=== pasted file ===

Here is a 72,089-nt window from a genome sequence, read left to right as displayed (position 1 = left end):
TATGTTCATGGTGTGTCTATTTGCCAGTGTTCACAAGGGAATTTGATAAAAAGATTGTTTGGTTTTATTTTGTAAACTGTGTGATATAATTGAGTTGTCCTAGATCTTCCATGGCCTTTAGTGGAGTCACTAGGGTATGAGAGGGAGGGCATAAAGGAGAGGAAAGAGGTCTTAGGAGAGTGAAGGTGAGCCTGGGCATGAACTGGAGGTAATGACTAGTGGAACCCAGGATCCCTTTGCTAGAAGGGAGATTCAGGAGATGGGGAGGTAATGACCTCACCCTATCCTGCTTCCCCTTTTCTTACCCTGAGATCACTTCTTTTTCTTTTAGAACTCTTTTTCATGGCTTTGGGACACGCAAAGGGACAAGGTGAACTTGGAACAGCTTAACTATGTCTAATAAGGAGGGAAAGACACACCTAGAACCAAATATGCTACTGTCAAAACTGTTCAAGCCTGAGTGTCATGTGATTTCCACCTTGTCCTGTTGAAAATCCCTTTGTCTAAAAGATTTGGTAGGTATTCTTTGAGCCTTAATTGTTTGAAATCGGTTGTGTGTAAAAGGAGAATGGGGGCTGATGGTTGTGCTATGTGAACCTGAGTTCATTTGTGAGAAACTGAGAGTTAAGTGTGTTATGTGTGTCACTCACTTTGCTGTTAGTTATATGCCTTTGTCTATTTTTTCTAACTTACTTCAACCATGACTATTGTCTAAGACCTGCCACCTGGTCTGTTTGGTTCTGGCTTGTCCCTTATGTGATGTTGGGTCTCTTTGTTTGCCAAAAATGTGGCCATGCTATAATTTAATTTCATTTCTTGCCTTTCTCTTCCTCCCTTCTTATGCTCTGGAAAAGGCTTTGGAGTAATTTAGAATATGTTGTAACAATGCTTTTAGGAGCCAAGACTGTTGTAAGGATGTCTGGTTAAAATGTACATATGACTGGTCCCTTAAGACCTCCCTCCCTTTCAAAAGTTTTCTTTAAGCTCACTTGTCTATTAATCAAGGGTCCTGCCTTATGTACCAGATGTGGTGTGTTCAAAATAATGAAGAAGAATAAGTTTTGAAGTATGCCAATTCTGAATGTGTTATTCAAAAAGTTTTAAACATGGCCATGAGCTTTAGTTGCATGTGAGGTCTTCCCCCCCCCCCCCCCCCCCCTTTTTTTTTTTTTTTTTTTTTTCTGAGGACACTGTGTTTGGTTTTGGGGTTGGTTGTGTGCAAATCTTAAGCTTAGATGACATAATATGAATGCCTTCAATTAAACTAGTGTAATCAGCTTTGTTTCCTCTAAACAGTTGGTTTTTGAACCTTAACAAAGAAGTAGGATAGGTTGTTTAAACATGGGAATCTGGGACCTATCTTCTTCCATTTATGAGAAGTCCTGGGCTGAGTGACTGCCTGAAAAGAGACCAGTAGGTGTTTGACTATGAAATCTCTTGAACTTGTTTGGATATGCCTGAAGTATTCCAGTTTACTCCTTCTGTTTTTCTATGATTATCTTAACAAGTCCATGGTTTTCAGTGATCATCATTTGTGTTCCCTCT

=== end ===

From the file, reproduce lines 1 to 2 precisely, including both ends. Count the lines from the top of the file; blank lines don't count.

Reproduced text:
Here is a 72,089-nt window from a genome sequence, read left to right as displayed (position 1 = left end):
TATGTTCATGGTGTGTCTATTTGCCAGTGTTCACAAGGGAATTTGATAAAAAGATTGTTTGGTTTTATTTTGTAAACTGTGTGATATAATTGAGTTGTCCTAGATCTTCCATGGCCTTTAGTGGAGTCACTAGGGTATGAGAGGGAGGGCATAAAGGAGAGGAAAGAGGTCTTAGGAGAGTGAAGGTGAGCCTGGGCATGAACTGGAGGTAATGACTAGTGGAACCCAGGATCCCTTTGCTAGAAGGGAGATTCAGGAGATGGGGAGGTAATGACCTCACCCTATCCTGCTTCCCCTTTTCTTACCCTGAGATCACTTCTTTTTCTTTTAGAACTCTTTTTCATGGCTTTGGGACACGCAAAGGGACAAGGTGAACTTGGAACAGCTTAACTATGTCTAATAAGGAGGGAAAGACACACCTAGAACCAAATATGCTACTGTCAAAACTGTTCAAGCCTGAGTGTCATGTGATTTCCACCTTGTCCTGTTGAAAATCCCTTTGTCTAAAAGATTTGGTAGGTATTCTTTGAGCCTTAATTGTTTGAAATCGGTTGTGTGTAAAAGGAGAATGGGGGCTGATGGTTGTGCTATGTGAACCTGAGTTCATTTGTGAGAAACTGAGAGTTAAGTGTGTTATGTGTGTCACTCACTTTGCTGTTAGTTATATGCCTTTGTCTATTTTTTCTAACTTACTTCAACCATGACTATTGTCTAAGACCTGCCACCTGGTCTGTTTGGTTCTGGCTTGTCCCTTATGTGATGTTGGGTCTCTTTGTTTGCCAAAAATGTGGCCATGCTATAATTTAATTTCATTTCTTGCCTTTCTCTTCCTCCCTTCTTATGCTCTGGAAAAGGCTTTGGAGTAATTTAGAATATGTTGTAACAATGCTTTTAGGAGCCAAGACTGTTGTAAGGATGTCTGGTTAAAATGTACATATGACTGGTCCCTTAAGACCTCCCTCCCTTTCAAAAGTTTTCTTTAAGCTCACTTGTCTATTAATCAAGGGTCCTGCCTTATGTACCAGATGTGGTGTGTTCAAAATAATGAAGAAGAATAAGTTTTGAAGTATGCCAATTCTGAATGTGTTATTCAAAAAGTTTTAAACATGGCCATGAGCTTTAGTTGCATGTGAGGTCTTCCCCCCCCCCCCCCCCCCCCTTTTTTTTTTTTTTTTTTTTTTCTGAGGACACTGTGTTTGGTTTTGGGGTTGGTTGTGTGCAAATCTTAAGCTTAGATGACATAATATGAATGCCTTCAATTAAACTAGTGTAATCAGCTTTGTTTCCTCTAAACAGTTGGTTTTTGAACCTTAACAAAGAAGTAGGATAGGTTGTTTAAACATGGGAATCTGGGACCTATCTTCTTCCATTTATGAGAAGTCCTGGGCTGAGTGACTGCCTGAAAAGAGACCAGTAGGTGTTTGACTATGAAATCTCTTGAACTTGTTTGGATATGCCTGAAGTATTCCAGTTTACTCCTTCTGTTTTTCTATGATTATCTTAACAAGTCCATGGTTTTCAGTGATCATCATTTGTGTTCCCTCT